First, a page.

Oncotarget

In The News - Press Releases


Oncotarget Cancer associated fibroblasts confer shear resistance to circulating tumor cell


FOR IMMEDIATE RELEASE
2020-03-27

Oncotarget Volume 11, Issue 12 reported that the observation that Cancer associated fibroblasts (CAFs) disseminate with Circulating Tumor Cells (CTCs) prompts the examination of the role of CAFs in CTC survival under physiological shear stress during the dissemination process using a clinically relevant, three-dimensional co-culture model.

In this study, the research team found that reactive CAFs induce shear resistance to prostate tumor cells via intercellular contact and soluble derived factors.

The reactive CAFs showed higher expression of -smooth muscle actin and fibroblast activation protein compared to differentiated CAFs, when co-cultured with PC cells at the same experimental conditions.

Dr. Michael R. King from the Department of Biomedical Engineering, Vanderbilt University, Nashville, TN 37202, USA said, "Prostate cancer (PC) is the second leading cause of cancer related death in western countries, with most of these deaths attributed to cancer metastasis."

"Prostate cancer (PC) is the second leading cause of cancer related death in western countries, with most of these deaths attributed to cancer metastasis."

- Dr. Michael R. King, Department of Biomedical Engineering, Vanderbilt University

Several studies have determined that CAFs play a critical role in promoting PC progression by inducing tumor cell growth, invasion, epithelial-to-mesenchymal transition, ADT resistance, and enhanced tumor cell colonization.

Demonstrated that CAFs can migrate together with circulating tumor cells as circulating cell aggregates.

Importantly, these prior studies demonstrated the presence of CAFs in the circulation and the significant role of circulating stroma cells in promoting cancer progression, however, the specific function of CAFs in the bloodstream has not been elucidated yet.

Figure 1: Characterization of DU145 and stromal cell co-culture in spheroid growth and composition. (A) Bright field images of DU145, DU145-CAF and DU145-NF spheroids after 24 hr in culture. Scale bar represents 200 μm. (B) Immunofluorescent staining of DU145, DU145-CAF and DU145-NF spheroids after 24 hr in culture (DU145 in green, fibroblast in red and nucleus in blue). Scale bar of 100 μm. (C) Bar chart represents the size distribution of DU145, DU145-CAF and DU145-NF spheroids at 0, 24, and 48 hr in culture (mean and range; n = 3 of two co-culture wells). Significance effect of DU145 and stromal cell co-culture (*P < 0.0498, **P < 0.0067, ***P < 0.0003 and ****P < 0.0001) in the size distribution of spheroids at 0, 24 and 48 hr in culture was calculated using two-way ANOVA. (D) Bar graph represents the spheroid concentration of DU145, DU145-CAF and DU145-NF spheroids at 0, 24 and 48 hr of growth (mean and S. D.; n = 3 of two co-culture wells). Non-significance (P < 0.9997) was calculated using two-way ANOVA. (E) Scatter dot chart represents the composition of cells per spheroid in different co-culture conditions (mean and S. D.; n = 3 of two co-culture wells). Significance (****P < 0.0001) was calculated via two-way ANOVA.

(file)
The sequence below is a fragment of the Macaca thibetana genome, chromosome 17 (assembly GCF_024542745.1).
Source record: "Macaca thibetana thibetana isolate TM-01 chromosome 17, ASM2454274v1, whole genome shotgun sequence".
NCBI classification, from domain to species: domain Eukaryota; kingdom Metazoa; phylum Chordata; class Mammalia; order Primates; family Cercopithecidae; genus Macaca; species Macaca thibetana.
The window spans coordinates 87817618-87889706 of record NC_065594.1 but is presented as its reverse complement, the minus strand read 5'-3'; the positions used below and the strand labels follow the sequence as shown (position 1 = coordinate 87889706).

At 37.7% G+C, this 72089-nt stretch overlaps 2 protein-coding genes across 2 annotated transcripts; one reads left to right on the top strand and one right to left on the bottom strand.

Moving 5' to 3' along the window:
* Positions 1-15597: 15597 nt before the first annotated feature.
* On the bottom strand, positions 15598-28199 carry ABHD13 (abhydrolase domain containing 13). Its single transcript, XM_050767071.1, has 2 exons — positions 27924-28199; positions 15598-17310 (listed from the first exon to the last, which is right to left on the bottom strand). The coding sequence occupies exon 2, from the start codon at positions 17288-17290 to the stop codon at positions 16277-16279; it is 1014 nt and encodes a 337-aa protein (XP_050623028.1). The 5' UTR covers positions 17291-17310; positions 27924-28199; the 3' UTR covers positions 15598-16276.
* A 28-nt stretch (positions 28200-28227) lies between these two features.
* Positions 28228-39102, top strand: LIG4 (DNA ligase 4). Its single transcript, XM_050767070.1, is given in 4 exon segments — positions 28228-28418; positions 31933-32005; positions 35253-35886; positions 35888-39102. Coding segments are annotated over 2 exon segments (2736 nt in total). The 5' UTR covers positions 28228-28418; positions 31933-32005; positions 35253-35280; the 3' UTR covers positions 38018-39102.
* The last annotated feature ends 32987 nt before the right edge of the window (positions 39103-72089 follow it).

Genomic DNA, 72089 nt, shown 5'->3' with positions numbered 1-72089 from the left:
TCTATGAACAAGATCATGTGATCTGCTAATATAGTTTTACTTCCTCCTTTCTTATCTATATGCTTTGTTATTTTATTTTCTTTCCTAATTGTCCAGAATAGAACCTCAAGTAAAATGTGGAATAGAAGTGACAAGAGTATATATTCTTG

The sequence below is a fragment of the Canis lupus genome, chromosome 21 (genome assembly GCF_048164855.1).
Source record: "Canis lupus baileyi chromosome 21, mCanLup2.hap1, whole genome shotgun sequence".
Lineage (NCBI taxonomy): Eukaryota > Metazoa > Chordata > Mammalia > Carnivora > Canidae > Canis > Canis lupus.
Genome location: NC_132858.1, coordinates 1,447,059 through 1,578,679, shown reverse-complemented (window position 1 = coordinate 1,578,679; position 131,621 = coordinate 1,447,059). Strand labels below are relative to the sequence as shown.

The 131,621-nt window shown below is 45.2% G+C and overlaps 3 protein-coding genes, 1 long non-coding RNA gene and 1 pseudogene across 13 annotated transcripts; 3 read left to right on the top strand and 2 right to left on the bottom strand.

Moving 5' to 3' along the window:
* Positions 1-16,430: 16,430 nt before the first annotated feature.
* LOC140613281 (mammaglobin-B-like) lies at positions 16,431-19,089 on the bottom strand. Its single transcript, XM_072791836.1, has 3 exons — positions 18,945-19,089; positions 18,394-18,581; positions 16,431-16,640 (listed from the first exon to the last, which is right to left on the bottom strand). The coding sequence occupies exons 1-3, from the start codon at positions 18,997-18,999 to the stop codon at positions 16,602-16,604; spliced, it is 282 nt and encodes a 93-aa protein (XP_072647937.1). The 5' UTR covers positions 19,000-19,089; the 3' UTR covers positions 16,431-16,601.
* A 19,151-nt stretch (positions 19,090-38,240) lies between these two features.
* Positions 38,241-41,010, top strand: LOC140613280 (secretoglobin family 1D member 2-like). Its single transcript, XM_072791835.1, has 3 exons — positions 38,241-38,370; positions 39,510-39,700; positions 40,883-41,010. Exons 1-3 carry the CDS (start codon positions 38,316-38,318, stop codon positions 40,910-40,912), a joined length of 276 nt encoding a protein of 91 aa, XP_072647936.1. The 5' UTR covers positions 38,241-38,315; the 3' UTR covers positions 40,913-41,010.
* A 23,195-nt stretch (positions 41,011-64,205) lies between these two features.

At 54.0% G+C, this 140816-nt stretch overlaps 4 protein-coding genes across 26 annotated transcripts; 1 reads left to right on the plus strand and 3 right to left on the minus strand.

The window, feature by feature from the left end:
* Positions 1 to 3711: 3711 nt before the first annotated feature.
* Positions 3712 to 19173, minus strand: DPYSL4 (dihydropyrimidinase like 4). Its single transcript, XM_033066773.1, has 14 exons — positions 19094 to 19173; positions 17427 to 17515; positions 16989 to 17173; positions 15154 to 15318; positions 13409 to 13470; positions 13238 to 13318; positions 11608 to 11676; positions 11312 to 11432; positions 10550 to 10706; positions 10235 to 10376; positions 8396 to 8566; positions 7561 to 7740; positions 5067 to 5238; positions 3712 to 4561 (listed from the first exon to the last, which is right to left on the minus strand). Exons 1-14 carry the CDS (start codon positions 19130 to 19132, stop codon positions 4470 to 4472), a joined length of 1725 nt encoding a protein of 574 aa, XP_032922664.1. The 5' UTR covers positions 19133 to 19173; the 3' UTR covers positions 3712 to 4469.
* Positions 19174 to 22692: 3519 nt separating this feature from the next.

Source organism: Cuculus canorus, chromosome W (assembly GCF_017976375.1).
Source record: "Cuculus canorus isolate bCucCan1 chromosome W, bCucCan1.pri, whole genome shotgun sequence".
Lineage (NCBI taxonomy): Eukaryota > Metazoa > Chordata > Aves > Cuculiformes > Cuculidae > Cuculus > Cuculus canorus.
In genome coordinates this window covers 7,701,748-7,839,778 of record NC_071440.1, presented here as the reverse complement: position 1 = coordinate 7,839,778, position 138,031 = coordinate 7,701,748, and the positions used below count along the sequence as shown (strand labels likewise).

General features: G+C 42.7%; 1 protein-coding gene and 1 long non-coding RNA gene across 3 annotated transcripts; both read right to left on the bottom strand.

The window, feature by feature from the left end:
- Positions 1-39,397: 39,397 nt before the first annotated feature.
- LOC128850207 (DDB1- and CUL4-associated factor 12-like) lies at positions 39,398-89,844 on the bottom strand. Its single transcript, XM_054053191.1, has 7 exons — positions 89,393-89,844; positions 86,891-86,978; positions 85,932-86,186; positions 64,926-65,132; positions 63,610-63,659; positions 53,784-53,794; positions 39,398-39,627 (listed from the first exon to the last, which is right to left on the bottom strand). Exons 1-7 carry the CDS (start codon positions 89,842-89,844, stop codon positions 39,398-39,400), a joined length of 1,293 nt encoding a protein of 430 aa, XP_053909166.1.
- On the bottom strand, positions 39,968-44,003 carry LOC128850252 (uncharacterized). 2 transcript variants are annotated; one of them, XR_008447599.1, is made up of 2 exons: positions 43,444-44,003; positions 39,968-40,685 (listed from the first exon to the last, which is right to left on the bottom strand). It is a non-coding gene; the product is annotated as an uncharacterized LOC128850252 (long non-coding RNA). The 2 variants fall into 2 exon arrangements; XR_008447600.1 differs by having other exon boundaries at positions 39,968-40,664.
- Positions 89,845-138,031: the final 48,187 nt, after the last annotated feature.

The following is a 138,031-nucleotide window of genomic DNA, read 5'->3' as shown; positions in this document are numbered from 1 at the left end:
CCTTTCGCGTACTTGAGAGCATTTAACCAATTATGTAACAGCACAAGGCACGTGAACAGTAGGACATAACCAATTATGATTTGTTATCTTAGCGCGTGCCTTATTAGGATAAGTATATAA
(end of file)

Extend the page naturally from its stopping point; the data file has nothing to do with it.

These authors hypothesize that CAFs confer resistance to high magnitude FSS to tumor cells in the circulation when the cells are incorporated into cell aggregates in collective migration units.

In the present study, using a 3D model, the authors determined that recently activated CAFs, termed reactive CAFs rather than differentiated CAFs, induced FSS resistance to PC cells by forming stable cell aggregates which can maintain their viability and proliferative capability.

The King Research Team concluded in their Oncotarget Research Paper, "we have demonstrated that reactive CAFs confer FSS resistance to prostate tumor cells in cellular aggregates via intercellular contacts as well as soluble derived factors. Importantly, this heterotypic cellular cluster can maintain the proliferative capability of prostate tumor cells within FSS. Indeed, reactive CAF cells are a key player in promoting the survival of tumor cells in the circulation, which suggests the importance of circulating CAF in the bloodstream as a biomarker for worse prognosis in metastatic disease as well as a promising target for novel cancer therapeutics."

Sign up for free Altmetric alerts about this article

DOI - https://doi.org/10.18632/oncotarget.27510

Full text - https://www.oncotarget.com/article/27510/text/

Correspondence to - Michael R. King - mike.king@vanderbilt.edu

Keywords - metastasis, cancer associated fibroblasts, circulating tumor cells, cytoprotection, collective migration

About Oncotarget

Oncotarget is a weekly, peer-reviewed, open access biomedical journal covering research on all aspects of oncology.

To learn more about Oncotarget, please visit https://www.oncotarget.com or connect with:

SoundCloud - https://soundcloud.com/oncotarget
Facebook - https://www.facebook.com/Oncotarget/
Twitter - https://twitter.com/oncotarget
LinkedIn - https://www.linkedin.com/company/oncotarget
Pinterest - https://www.pinterest.com/oncotarget/
Reddit - https://www.reddit.com/user/Oncotarget/

Oncotarget is published by Impact Journals, LLC please visit https://www.impactjournals.com/ or connect with @ImpactJrnls

Media Contact
MEDIA@IMPACTJOURNALS.COM
18009220957x105



Copyright © 2020 Impact Journals, LLC
Impact Journals is a registered trademark of Impact Journals, LLC